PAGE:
Not your average apprenticeship

Not your average apprenticeship



30 March 2015

The Tavistock Institute of Human Relations (TIHR) has been running an apprenticeship scheme since 2013. Nick Preston and Pauline Meyer are the first two apprentices.

Recently a lot has been written about apprentices but not enough of it has been written by apprentices. We wanted to add our thoughts and experiences to the discussions around apprenticeships. This article launches our series of articles; provides context for future pieces, outlines the vision behind the Institute’s scheme and explains how we arrived.


Pauline Meyer

Whilst in my final year at sixth form I decided to take a gap year. I wanted to gain fresh perspectives and practical experiences in the field I wanted to study at university. I knew that accepting a place at university also meant accepting significant and long term debt, which made me feel extremely uneasy. I wanted to be sure that going to university was something I definitely wanted to do rather than something I felt I had to do. Whilst looking for relevant experiences with which to fill my gap year I stumbled across TIHR. I saw the yearlong apprenticeship as an opportunity to further my learning through immersing myself in social science research and consultancy and experiencing organisational life. I was the first apprentice at TIHR and the pilot worked so well for both the Institute and myself that we agreed to extend my apprenticeship by another year. An additional apprentice was also recruited. In September 2014 Nick joined the Tavistock Institute.


Nick Preston

After I left school, I joined a college which I was not entirely satisfied with. I left after one year because I felt as though education wasn’t for me at that point. College was then out of my life. I felt like I’d just wasted a year and squandered many opportunities. I was demotivated and didn’t have many aspirations for my future. The fiasco and stress of searching for a job led me to seek help to find employment, rather than just directly applying myself. I found a traineeship provider; a traineeship teaches you basic employability skills, interviewing techniques and CV/cover letter formatting. I felt as though I already knew most of this and that I’d just been unlucky with application processes. Interviews were arranged with some apprenticeship providers and the Tavistock Institute appealed to me instantly. The area of work grasped my interest and the first interview went better than I could have expected. I was motivated again and had a much clearer understanding of where I wanted to be in the future.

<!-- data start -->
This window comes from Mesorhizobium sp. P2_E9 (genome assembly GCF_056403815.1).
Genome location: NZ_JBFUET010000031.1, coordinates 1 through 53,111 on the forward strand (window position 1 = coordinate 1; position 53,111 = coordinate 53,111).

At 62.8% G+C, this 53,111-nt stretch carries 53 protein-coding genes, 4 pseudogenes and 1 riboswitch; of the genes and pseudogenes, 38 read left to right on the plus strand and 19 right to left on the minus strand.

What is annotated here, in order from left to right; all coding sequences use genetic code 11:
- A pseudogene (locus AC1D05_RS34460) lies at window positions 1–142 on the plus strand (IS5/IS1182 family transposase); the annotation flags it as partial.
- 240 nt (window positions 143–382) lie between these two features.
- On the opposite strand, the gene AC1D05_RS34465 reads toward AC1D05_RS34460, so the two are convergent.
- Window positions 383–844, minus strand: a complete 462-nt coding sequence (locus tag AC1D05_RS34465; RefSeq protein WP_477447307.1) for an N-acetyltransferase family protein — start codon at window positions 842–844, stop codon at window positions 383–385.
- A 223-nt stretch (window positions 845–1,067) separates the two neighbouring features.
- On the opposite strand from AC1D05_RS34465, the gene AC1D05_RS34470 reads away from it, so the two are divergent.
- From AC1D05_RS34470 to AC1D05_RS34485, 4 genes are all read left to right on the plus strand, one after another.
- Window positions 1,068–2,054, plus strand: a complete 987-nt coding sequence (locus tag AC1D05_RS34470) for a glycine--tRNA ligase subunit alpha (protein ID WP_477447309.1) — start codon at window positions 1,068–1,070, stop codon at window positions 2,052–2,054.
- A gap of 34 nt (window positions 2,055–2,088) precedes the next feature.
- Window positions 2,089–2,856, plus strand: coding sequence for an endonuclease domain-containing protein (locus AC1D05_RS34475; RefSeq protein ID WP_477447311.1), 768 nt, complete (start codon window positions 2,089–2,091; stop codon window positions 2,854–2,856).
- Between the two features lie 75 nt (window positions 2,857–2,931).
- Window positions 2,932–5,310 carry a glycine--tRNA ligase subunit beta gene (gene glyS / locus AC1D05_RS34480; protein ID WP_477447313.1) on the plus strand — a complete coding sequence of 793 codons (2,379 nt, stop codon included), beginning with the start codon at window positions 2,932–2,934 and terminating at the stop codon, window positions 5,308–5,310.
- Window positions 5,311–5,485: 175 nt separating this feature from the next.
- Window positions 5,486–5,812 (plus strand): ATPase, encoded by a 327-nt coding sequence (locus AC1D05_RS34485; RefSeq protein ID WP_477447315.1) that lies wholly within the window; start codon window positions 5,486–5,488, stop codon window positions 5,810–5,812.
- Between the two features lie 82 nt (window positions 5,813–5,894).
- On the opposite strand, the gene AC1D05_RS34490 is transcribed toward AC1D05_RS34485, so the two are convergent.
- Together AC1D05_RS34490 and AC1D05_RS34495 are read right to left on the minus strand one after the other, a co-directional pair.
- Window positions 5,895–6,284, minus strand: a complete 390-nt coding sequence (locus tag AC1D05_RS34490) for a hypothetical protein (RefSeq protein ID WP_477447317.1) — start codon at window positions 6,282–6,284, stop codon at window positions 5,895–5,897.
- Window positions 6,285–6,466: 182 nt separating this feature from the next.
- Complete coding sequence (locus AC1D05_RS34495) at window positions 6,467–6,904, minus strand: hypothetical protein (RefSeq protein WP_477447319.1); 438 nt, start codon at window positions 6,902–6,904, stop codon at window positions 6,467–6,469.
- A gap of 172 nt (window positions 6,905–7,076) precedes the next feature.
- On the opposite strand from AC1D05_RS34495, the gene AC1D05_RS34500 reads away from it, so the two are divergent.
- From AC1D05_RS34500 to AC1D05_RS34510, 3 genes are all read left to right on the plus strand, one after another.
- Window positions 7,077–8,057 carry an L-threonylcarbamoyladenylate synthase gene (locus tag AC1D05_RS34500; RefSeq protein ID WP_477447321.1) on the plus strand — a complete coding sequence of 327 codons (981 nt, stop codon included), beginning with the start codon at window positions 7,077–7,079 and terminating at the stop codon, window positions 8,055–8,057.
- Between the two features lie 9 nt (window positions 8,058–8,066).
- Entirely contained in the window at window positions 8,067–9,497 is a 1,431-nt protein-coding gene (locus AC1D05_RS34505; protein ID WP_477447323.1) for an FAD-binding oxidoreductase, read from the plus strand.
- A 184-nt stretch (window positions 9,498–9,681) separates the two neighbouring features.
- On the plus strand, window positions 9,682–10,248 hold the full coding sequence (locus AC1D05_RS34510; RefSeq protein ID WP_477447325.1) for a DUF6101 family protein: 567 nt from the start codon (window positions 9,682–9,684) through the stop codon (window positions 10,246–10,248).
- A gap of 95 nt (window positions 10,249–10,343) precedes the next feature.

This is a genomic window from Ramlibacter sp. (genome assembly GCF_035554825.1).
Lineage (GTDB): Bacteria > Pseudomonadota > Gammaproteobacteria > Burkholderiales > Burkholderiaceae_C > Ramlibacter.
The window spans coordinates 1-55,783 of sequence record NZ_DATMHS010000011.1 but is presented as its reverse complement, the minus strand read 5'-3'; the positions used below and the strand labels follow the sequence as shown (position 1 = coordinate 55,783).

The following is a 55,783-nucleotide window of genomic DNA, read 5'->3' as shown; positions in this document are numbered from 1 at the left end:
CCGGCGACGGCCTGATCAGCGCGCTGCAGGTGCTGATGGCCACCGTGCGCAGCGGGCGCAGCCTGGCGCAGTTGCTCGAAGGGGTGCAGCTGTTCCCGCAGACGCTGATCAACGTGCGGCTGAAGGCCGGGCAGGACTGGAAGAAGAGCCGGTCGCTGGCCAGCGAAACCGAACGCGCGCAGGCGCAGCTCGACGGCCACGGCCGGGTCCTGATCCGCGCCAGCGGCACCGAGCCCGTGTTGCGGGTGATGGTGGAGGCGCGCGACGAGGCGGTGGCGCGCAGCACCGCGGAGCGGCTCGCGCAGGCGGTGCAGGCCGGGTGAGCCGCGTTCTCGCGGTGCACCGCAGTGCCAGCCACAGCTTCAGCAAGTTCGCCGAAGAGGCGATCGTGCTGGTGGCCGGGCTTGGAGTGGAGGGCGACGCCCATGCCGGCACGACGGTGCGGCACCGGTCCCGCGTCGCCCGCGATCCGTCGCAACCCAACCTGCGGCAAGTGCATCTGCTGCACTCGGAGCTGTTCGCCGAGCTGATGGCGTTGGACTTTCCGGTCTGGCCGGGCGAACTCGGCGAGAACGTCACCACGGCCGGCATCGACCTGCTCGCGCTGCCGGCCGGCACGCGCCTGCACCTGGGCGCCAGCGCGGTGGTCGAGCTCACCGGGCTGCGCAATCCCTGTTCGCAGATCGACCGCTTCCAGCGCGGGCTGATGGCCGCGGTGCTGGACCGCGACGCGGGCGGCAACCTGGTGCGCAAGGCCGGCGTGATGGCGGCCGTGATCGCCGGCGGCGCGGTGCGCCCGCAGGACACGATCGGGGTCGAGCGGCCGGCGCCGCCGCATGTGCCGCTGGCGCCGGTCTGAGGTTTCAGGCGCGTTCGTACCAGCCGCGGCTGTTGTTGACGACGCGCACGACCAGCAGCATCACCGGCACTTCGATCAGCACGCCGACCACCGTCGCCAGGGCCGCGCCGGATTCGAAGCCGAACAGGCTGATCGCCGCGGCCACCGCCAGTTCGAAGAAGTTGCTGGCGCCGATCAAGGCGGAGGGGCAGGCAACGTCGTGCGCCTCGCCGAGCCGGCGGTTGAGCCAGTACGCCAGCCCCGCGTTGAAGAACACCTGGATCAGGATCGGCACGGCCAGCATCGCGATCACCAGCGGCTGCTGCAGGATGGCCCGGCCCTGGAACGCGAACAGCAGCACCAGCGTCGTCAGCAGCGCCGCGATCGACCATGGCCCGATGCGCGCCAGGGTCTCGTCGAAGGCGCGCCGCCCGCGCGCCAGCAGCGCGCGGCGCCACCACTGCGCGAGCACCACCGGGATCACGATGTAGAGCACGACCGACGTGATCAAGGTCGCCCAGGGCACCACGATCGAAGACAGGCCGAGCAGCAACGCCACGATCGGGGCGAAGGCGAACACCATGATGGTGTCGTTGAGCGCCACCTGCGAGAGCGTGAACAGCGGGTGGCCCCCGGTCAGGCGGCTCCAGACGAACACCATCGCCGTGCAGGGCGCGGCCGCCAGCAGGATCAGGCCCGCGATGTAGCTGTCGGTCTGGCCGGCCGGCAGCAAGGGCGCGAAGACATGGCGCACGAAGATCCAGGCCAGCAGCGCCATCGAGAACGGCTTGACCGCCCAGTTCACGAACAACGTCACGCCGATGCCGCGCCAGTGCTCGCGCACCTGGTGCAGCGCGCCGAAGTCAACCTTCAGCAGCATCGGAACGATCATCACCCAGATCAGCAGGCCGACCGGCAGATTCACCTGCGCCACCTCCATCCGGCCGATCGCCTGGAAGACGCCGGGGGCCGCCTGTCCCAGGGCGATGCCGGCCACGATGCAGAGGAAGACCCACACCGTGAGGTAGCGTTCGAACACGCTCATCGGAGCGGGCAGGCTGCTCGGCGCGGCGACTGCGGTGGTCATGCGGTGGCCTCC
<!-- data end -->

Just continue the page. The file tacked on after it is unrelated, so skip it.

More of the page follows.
Coreene Archer

Coreene Archer

Two years ago, before the launch of our Apprenticeship programme, I (Coreene Archer) heard a talk that stated ‘If you can see the problem, then you are probably part of the solution.’ This statement lingered with me. I thought about it as I considered the many requests for work experience. Most of the enquiries were from people educated at least to undergraduate level, and with little practical experience. Of course, an education does not eliminate the challenge of finding employment, but I couldn’t avoid thinking about those young people who hadn’t done so well educationally. What choices did they have? I was confident that our knowledge of experiential learning could be extended to include younger people and practical or administrative tasks. Could the Institute be part of the solution? Armed with the Government’s offer to underwrite the employment of apprentices, and the support of my colleagues, I began the process to create a space in the Institute for someone ‘Not in Employment, Education or Training’ (NEET). We now employ two apprentices. They are very different and complement each other beautifully. Both have been a valuable addition to the Institute.

We hope this has given you an understanding of how we came to be apprentices at the Institute. Future topics for our monthly series include: a more in depth look at our roles, our thoughts on apprenticeships and a discussion of our findings from our internal evaluation of the apprenticeship programme here at the Institute.

If you are you an apprentice or are you employing apprentices – we’d be interested in hearing your thoughts. We would also like to know if you would be interested in a peer mentoring scheme or other forms of support.

Pauline Meyer
Nick Preston

Read part two here.

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